Freedom of the press and protection of the right to reputation: the role of the media in Zambia in the third republic

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Mbilima, Brian
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Defamation laws can serve a legitimate purpose and are recognised internationally as valid grounds for restricting freedom of expression. However, it is critical to the health of democracy that people should be free to debate issues and challenge authority in all spheres of life, whether political, scientific, academic or any other. Notwithstanding, freedom of speech does not mean that people should be able to ride roughshod over the reputations of others, and defamation laws must therefore strike the right balance. This research essay therefore examined the conflict between freedom of expression/press on one hand and the right to protection of reputation on the other hand. The research essay through a plefora of works referred to such as those of Kasoma Francis1 has shown that in Zambia the Press/media houses have gone through thorny periods especially during the colonial and post colonial one- party independence up to 1991. The research essay has examined the effects, if any; the pluralist period of 1991 onward has brought in so far as balancing freedom of the press and right to reputation is concerned. The research paper has shown that the multi-party period of 1991 onward, guaranteed a much freer press. The research essay through its examination of the Zambian case law such as Fred Mme 'mbe. Bright Mwape v The People (S.C.Z Judgment No. 4 of 1996), has shown that the Courts in Zambia have leaned heavily towards protecting the right to reputation of public officers at the expense of press freedom; in construing defamation cases. The research essay has also shown that the Defamation Act (CAP 68 of the laws of Zambia) in its current form is moribund. Further this research essay has recommended that the Defamation Act should be amended so as to include the definition of defamation as well as the constitutive elements that have to be proved. Additionally this essay has recommended that the Courts in Zambia should adopt the stance taken by the American Courts which has advanced more of press freedom than the reputation of public officials who otherwise have public media to dispel any falsehoods perpetuated against them. The research paper in conclusion has also recommended that freedom of the media should be separately guaranteed in the Constitution. 1 Festus Bribe and William Jong-Ebot eds Francis Kasoma. Press Freedom in Zambia. Press F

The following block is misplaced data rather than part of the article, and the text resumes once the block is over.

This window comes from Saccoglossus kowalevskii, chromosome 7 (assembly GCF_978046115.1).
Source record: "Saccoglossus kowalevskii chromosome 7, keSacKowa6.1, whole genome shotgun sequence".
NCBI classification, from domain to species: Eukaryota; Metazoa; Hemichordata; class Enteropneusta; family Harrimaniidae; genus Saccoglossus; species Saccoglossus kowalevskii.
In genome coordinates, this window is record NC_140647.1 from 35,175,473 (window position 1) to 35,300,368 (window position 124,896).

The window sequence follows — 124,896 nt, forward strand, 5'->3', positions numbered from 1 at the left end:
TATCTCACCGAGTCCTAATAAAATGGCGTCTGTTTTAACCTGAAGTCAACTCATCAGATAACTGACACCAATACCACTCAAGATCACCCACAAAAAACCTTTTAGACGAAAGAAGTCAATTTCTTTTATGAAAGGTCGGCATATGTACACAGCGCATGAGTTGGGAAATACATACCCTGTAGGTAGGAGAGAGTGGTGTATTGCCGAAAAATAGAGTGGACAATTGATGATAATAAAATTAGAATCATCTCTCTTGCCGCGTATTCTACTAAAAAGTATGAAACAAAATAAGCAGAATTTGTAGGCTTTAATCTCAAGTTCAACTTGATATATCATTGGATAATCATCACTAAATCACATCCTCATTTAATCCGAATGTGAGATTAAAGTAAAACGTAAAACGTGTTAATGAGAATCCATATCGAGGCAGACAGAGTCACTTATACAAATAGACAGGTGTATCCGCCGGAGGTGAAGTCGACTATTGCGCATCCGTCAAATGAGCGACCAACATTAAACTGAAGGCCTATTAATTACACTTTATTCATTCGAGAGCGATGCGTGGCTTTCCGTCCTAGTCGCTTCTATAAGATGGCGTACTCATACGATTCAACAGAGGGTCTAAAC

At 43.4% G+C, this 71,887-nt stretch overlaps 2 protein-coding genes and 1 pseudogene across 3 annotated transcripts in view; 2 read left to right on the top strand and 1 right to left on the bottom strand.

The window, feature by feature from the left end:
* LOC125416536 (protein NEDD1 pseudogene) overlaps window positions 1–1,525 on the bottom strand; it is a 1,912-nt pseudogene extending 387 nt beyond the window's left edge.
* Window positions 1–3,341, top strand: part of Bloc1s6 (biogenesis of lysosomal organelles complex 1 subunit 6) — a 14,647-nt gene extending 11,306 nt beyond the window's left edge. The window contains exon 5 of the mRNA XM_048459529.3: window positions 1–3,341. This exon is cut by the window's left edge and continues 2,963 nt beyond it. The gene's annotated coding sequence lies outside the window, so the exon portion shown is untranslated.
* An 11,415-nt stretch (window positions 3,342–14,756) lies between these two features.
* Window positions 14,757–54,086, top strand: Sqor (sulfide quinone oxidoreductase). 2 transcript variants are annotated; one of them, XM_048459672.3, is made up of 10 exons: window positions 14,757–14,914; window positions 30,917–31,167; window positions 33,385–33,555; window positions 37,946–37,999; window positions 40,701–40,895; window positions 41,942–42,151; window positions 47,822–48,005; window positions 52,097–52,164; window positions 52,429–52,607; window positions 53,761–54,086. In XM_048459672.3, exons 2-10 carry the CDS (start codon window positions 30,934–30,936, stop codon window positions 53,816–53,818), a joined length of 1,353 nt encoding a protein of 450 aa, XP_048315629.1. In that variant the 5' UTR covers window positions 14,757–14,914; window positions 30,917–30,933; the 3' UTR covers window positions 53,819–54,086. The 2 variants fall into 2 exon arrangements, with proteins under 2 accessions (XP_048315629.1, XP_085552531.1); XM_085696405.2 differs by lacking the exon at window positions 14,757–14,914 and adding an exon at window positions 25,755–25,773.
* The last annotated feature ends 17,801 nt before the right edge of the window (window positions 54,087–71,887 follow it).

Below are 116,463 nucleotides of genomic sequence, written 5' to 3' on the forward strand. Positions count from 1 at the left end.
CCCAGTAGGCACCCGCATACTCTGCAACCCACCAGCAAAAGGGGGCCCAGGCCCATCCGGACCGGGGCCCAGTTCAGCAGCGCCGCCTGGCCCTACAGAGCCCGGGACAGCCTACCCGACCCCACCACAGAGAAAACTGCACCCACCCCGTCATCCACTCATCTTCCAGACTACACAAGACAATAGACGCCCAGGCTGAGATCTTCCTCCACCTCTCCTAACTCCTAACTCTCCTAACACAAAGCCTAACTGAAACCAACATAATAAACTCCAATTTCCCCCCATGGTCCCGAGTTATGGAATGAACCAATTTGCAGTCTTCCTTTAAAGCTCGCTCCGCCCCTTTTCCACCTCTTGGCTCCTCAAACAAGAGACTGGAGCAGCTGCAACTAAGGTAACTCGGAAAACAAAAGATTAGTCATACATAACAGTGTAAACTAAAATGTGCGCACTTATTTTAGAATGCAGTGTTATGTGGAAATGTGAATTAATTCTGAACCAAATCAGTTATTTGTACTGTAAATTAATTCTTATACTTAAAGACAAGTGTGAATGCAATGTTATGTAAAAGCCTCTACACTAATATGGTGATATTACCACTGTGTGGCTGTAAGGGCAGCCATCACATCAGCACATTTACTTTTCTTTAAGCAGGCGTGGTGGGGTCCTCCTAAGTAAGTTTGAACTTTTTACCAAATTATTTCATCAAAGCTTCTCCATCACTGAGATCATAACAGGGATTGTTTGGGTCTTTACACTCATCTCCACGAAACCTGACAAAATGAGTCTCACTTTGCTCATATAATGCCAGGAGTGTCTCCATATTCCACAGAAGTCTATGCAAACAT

Freedom of the press , libel and slander , Press,law